EU closes ranks as Gatt deadline looms: Ministers blame US as talks continue to falter

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A SHOW of European unity and a threat to America yesterday pointed to a tough conclusion to world trade talks.

Foreign ministers of the European Union (EU), meeting in Brussels, said the main responsibility for whether a global pact was reached now lay with the United States. Sir Leon Brittan is to go to Washington around 22 November to discuss the General Agreement on Tariffs and Trade (Gatt). EU ministers said they wanted the broad outlines of a deal clear by the end of November, and they will then regroup, probably on 2 December.

Talks must be wrapped up by 15 December when US special negotiating powers run out. But before then President Bill Clinton faces a tough clash with Congress over the North American Free Trade Agreement on 17 November, a clash that he may lose. Yesterday the Europeans accused the US administration of concentrating on this at the expense of Gatt, while continuing to stress the 15 December deadline.

'We are the pate in the sandwich,' said Alain Juppe, the French Foreign Minister. 'The period has been one of lack of movement - lack of movement essentially because of the American preoccupation with Nafta,' said Sir Leon, the EU's external trade Commissioner. He had wanted to go to the US earlier, but was dissuaded by Washington.

The December meeting would happen on the fringes of a gathering of Nato foreign ministers, emphasising the strain that failure would have on transatlantic relations.

Ray Seitz, the US ambassador in London, yesterday told journalists that defence and trade would become interlinked if the Gatt talks fail. 'Political realities will not keep them apart,' he was quoted as saying.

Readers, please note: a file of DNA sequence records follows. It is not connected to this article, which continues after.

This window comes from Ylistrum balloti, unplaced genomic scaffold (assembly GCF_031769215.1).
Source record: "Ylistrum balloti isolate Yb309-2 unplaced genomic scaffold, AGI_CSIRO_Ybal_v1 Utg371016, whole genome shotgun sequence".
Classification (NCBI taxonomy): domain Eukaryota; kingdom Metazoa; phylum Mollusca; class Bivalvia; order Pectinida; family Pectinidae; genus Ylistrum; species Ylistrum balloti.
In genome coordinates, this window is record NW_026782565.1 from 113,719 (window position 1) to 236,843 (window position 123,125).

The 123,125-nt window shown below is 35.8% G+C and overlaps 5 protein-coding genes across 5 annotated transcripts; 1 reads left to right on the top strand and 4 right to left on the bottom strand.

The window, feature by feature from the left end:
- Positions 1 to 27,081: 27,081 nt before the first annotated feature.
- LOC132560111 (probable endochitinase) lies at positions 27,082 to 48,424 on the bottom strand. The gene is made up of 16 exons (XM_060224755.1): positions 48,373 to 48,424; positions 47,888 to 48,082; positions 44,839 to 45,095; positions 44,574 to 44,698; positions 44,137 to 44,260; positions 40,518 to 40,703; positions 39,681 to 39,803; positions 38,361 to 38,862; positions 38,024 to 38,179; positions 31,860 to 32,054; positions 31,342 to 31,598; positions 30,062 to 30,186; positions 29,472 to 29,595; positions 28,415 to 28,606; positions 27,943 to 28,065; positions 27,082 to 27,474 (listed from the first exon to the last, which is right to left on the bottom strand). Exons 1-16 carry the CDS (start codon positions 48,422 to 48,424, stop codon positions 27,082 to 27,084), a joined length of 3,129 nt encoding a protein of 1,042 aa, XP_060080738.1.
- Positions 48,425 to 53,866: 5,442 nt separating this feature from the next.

But in Brussels the emphasis was firmly on the US failures. 'If we are making no progress it is because the Americans refuse to negotiate,' Mr Juppe said. Sir Leon said Europe had put forward an offer on opening its markets but the US had not responded.

European divisions over Gatt have now faded rapidly. The Twelve have now rallied around, with concessions on both sides keeping France in line with its partners. The Commission has said it will push ahead with plans to toughen its trade retaliation armoury. It has also agreed that any Gatt deal would be subject to a veto from any member state. And by agreeing that ministers will meet again in December French concerns that they would be pushed into a deal that had already been agreed, putting them in a take-it-or-leave it situation, have been assuaged.

For their part the French are now saying publicly that they do not want to renegotiate an earlier US-EC farm deal, just to clarify it.

They are being less aggressive over trade in audiovisual services - things like film and television. And they are allowing the Commission valuable room for manoeuvre, not tying their hands with a fresh negotiating mandate.

Above all, the new focus on attacking the Americans suits the French and their partners. 'When you bash the Yanks, you get French support,' said one European official.